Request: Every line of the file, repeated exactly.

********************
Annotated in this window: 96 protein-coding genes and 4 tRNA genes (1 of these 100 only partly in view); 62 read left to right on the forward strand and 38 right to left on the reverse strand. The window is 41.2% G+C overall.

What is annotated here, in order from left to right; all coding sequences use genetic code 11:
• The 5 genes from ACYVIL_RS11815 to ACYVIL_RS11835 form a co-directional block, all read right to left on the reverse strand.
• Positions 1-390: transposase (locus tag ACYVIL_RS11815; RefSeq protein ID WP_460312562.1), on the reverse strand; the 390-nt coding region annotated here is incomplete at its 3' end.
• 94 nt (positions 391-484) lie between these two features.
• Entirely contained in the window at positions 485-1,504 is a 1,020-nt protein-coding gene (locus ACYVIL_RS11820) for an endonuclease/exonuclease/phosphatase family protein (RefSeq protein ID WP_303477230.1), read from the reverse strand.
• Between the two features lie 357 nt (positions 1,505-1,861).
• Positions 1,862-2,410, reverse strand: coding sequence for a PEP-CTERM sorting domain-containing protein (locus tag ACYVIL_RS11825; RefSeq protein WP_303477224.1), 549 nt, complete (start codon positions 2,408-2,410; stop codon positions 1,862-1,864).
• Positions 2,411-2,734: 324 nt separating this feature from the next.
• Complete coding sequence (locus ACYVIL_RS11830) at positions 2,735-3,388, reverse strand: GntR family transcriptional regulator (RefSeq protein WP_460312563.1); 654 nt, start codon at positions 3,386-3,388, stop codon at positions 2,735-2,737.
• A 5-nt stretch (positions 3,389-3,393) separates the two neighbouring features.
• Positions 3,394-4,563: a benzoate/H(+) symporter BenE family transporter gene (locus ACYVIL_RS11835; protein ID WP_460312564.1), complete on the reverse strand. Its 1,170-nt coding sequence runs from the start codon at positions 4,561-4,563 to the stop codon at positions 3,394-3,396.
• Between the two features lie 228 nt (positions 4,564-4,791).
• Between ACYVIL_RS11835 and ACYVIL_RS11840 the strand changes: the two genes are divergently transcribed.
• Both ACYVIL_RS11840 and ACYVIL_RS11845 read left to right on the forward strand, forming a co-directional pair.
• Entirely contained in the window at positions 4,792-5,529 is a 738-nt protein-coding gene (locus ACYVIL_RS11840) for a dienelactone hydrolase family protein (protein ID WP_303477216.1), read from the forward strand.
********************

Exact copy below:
Annotated in this window: 96 protein-coding genes and 4 tRNA genes (1 of these 100 only partly in view); 62 read left to right on the forward strand and 38 right to left on the reverse strand. The window is 41.2% G+C overall.

What is annotated here, in order from left to right; all coding sequences use genetic code 11:
• The 5 genes from ACYVIL_RS11815 to ACYVIL_RS11835 form a co-directional block, all read right to left on the reverse strand.
• Positions 1-390: transposase (locus tag ACYVIL_RS11815; RefSeq protein ID WP_460312562.1), on the reverse strand; the 390-nt coding region annotated here is incomplete at its 3' end.
• 94 nt (positions 391-484) lie between these two features.
• Entirely contained in the window at positions 485-1,504 is a 1,020-nt protein-coding gene (locus ACYVIL_RS11820) for an endonuclease/exonuclease/phosphatase family protein (RefSeq protein ID WP_303477230.1), read from the reverse strand.
• Between the two features lie 357 nt (positions 1,505-1,861).
• Positions 1,862-2,410, reverse strand: coding sequence for a PEP-CTERM sorting domain-containing protein (locus tag ACYVIL_RS11825; RefSeq protein WP_303477224.1), 549 nt, complete (start codon positions 2,408-2,410; stop codon positions 1,862-1,864).
• Positions 2,411-2,734: 324 nt separating this feature from the next.
• Complete coding sequence (locus ACYVIL_RS11830) at positions 2,735-3,388, reverse strand: GntR family transcriptional regulator (RefSeq protein WP_460312563.1); 654 nt, start codon at positions 3,386-3,388, stop codon at positions 2,735-2,737.
• A 5-nt stretch (positions 3,389-3,393) separates the two neighbouring features.
• Positions 3,394-4,563: a benzoate/H(+) symporter BenE family transporter gene (locus ACYVIL_RS11835; protein ID WP_460312564.1), complete on the reverse strand. Its 1,170-nt coding sequence runs from the start codon at positions 4,561-4,563 to the stop codon at positions 3,394-3,396.
• Between the two features lie 228 nt (positions 4,564-4,791).
• Between ACYVIL_RS11835 and ACYVIL_RS11840 the strand changes: the two genes are divergently transcribed.
• Both ACYVIL_RS11840 and ACYVIL_RS11845 read left to right on the forward strand, forming a co-directional pair.
• Entirely contained in the window at positions 4,792-5,529 is a 738-nt protein-coding gene (locus ACYVIL_RS11840) for a dienelactone hydrolase family protein (protein ID WP_303477216.1), read from the forward strand.